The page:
Nothing: (for many australians whose only interest is that there are people worse off)
    needs to be good, only sound good
    needs to be understood just repeatable
    needs to be true merely unchallenged

    In an excellent piece, Bright uses words like
    should have, has brought, has reduced, is being, have ruined, now threaten
    along with examples to show his point.
    Not a ‘could, may, might, possible, probable’ that the autocue journalists and papers big note themselves with, in sight.

    I used eu-rail pass to tour the continent and usually for new year we visited relatives in stevenage, largs and perth in dec/jan 72, 75, 79, 82, 83, 85 87 and lived in Kent whilst my wife studied at London Uni, sept 89 till jan 91. The difference between europe and the UK was obvious in the clothes of the young with english mothers and children poorly dressed for the weather by 79 the improvement was visible and positive in those areas. They attributed their improvement to thatcherism.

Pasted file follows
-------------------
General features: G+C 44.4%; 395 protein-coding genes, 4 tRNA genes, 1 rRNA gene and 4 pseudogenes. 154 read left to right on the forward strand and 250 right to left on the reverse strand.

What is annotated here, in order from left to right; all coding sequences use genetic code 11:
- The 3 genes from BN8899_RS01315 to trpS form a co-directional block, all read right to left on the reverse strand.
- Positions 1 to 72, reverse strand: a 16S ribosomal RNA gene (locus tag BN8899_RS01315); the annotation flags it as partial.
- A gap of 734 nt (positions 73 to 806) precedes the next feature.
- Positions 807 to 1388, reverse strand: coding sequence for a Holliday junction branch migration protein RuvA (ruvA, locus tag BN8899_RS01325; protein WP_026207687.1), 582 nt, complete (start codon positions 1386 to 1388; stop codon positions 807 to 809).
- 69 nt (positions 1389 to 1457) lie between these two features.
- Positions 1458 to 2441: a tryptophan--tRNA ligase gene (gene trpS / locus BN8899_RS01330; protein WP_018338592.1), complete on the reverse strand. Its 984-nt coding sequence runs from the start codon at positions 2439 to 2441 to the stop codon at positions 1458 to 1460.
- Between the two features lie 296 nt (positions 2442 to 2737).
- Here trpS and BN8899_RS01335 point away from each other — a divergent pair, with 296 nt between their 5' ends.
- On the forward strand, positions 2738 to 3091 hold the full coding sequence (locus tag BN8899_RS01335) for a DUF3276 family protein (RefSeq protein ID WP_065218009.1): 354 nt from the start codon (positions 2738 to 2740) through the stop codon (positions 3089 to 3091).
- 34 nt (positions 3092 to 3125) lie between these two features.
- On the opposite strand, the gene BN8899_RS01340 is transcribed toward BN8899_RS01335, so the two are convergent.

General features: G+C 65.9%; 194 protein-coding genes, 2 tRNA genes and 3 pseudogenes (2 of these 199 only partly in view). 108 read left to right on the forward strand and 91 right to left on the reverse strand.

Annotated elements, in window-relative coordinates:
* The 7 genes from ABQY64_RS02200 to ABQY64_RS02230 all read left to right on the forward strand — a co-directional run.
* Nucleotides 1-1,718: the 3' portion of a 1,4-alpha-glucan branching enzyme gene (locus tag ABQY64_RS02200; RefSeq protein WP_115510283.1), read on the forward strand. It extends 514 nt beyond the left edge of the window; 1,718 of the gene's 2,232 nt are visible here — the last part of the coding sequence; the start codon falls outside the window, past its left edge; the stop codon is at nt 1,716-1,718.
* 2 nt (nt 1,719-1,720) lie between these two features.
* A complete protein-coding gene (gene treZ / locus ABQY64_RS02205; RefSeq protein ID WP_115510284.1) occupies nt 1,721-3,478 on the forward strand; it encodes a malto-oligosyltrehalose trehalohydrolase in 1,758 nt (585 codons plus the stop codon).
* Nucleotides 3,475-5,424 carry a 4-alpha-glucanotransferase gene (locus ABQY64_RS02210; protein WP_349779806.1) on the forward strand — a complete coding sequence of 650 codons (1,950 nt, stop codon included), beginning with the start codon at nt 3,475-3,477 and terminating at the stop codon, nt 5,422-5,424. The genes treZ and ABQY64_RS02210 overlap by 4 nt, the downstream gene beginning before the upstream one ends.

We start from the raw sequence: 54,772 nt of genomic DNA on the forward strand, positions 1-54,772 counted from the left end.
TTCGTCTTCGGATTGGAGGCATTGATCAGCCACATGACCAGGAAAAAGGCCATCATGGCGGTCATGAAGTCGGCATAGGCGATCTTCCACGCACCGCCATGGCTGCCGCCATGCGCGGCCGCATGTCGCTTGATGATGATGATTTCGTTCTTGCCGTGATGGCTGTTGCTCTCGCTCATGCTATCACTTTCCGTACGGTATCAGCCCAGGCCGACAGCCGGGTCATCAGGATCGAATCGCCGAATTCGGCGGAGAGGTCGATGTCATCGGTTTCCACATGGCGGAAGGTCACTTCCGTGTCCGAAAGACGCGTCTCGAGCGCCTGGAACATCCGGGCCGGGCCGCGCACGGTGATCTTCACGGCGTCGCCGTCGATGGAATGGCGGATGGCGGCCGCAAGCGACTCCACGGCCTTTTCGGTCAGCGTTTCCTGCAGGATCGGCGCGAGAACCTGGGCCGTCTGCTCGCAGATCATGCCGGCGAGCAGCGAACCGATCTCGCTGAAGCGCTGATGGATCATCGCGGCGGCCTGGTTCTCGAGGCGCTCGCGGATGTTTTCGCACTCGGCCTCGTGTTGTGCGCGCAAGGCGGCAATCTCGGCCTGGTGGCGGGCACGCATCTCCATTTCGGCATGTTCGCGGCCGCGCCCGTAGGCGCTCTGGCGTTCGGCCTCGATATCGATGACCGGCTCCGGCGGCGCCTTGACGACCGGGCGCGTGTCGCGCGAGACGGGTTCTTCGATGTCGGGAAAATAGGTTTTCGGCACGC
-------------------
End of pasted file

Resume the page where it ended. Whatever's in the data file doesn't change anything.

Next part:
4. Florence nee Fedup

    Their desire for take it or leave it work contracts without “no disadvantages clause” undermines any IR laws that survive. Back to poor houses and master/servant employment.

  5. Wally

    After 25 years, this market model of politics and society should have brought a utopia of more reduced working hours, higher real wages, sustainable urban societies and peaceful international relations.

    This sentence shows how out of touch the LNP are, they expect us to work longer hours for lower real wages and the only thing they want to make sustainable is the flow of money into the bank accounts of the rich. As far as international relations are concerned the LNP do not want peace because it is not profitable.

  6. Talking Up the Social Market

    An appropriate article for Australia Day tomorrow. Restates a commitment to peace and social justice from the impressionist era in Australian politics prior to 1914 before all hell broke loose again in Western Europe and the Middle East.

  7. Steve@The Coast

    Interesting read, Denis, on a showery day at the coast where the waves are flat.